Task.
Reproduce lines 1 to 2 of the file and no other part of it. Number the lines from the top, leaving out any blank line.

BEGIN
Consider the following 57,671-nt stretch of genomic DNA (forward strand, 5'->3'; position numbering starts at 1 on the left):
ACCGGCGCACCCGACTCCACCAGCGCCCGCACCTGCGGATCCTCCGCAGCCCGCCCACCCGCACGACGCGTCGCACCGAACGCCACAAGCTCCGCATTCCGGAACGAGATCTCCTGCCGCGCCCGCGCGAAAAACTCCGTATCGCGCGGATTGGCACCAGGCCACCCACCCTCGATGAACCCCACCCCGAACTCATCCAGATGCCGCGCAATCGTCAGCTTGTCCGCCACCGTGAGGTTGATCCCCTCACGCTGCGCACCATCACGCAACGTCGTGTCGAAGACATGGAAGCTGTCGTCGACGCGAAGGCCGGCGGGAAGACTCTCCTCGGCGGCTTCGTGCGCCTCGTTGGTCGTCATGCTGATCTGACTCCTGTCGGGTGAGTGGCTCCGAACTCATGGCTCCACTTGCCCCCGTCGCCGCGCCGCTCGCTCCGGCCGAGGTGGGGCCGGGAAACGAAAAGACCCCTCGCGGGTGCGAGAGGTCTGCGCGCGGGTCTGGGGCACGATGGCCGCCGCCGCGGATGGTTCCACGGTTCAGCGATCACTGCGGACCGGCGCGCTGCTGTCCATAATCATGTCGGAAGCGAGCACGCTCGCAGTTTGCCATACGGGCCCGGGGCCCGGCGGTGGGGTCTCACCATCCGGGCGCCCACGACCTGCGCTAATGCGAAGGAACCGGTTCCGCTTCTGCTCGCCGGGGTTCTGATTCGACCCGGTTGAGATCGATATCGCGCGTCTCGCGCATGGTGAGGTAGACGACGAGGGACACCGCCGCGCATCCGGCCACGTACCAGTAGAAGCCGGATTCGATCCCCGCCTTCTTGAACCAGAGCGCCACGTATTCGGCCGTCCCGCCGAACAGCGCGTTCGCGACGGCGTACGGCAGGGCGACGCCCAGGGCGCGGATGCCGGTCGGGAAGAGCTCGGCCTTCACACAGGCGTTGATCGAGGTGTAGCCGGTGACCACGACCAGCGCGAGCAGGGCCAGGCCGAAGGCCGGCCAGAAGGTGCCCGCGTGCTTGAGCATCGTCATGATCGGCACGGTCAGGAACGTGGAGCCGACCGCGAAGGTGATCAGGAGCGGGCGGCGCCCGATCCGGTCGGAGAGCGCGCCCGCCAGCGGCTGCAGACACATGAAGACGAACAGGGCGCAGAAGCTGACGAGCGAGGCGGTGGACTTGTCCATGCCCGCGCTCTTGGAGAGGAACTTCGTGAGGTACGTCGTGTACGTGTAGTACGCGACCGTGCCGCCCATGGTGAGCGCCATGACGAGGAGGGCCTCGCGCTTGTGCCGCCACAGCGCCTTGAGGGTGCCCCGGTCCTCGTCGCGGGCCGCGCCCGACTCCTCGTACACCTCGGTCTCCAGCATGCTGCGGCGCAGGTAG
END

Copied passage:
Consider the following 57,671-nt stretch of genomic DNA (forward strand, 5'->3'; position numbering starts at 1 on the left):
ACCGGCGCACCCGACTCCACCAGCGCCCGCACCTGCGGATCCTCCGCAGCCCGCCCACCCGCACGACGCGTCGCACCGAACGCCACAAGCTCCGCATTCCGGAACGAGATCTCCTGCCGCGCCCGCGCGAAAAACTCCGTATCGCGCGGATTGGCACCAGGCCACCCACCCTCGATGAACCCCACCCCGAACTCATCCAGATGCCGCGCAATCGTCAGCTTGTCCGCCACCGTGAGGTTGATCCCCTCACGCTGCGCACCATCACGCAACGTCGTGTCGAAGACATGGAAGCTGTCGTCGACGCGAAGGCCGGCGGGAAGACTCTCCTCGGCGGCTTCGTGCGCCTCGTTGGTCGTCATGCTGATCTGACTCCTGTCGGGTGAGTGGCTCCGAACTCATGGCTCCACTTGCCCCCGTCGCCGCGCCGCTCGCTCCGGCCGAGGTGGGGCCGGGAAACGAAAAGACCCCTCGCGGGTGCGAGAGGTCTGCGCGCGGGTCTGGGGCACGATGGCCGCCGCCGCGGATGGTTCCACGGTTCAGCGATCACTGCGGACCGGCGCGCTGCTGTCCATAATCATGTCGGAAGCGAGCACGCTCGCAGTTTGCCATACGGGCCCGGGGCCCGGCGGTGGGGTCTCACCATCCGGGCGCCCACGACCTGCGCTAATGCGAAGGAACCGGTTCCGCTTCTGCTCGCCGGGGTTCTGATTCGACCCGGTTGAGATCGATATCGCGCGTCTCGCGCATGGTGAGGTAGACGACGAGGGACACCGCCGCGCATCCGGCCACGTACCAGTAGAAGCCGGATTCGATCCCCGCCTTCTTGAACCAGAGCGCCACGTATTCGGCCGTCCCGCCGAACAGCGCGTTCGCGACGGCGTACGGCAGGGCGACGCCCAGGGCGCGGATGCCGGTCGGGAAGAGCTCGGCCTTCACACAGGCGTTGATCGAGGTGTAGCCGGTGACCACGACCAGCGCGAGCAGGGCCAGGCCGAAGGCCGGCCAGAAGGTGCCCGCGTGCTTGAGCATCGTCATGATCGGCACGGTCAGGAACGTGGAGCCGACCGCGAAGGTGATCAGGAGCGGGCGGCGCCCGATCCGGTCGGAGAGCGCGCCCGCCAGCGGCTGCAGACACATGAAGACGAACAGGGCGCAGAAGCTGACGAGCGAGGCGGTGGACTTGTCCATGCCCGCGCTCTTGGAGAGGAACTTCGTGAGGTACGTCGTGTACGTGTAGTACGCGACCGTGCCGCCCATGGTGAGCGCCATGACGAGGAGGGCCTCGCGCTTGTGCCGCCACAGCGCCTTGAGGGTGCCCCGGTCCTCGTCGCGGGCCGCGCCCGACTCCTCGTACACCTCGGTCTCCAGCATGCTGCGGCGCAGGTAG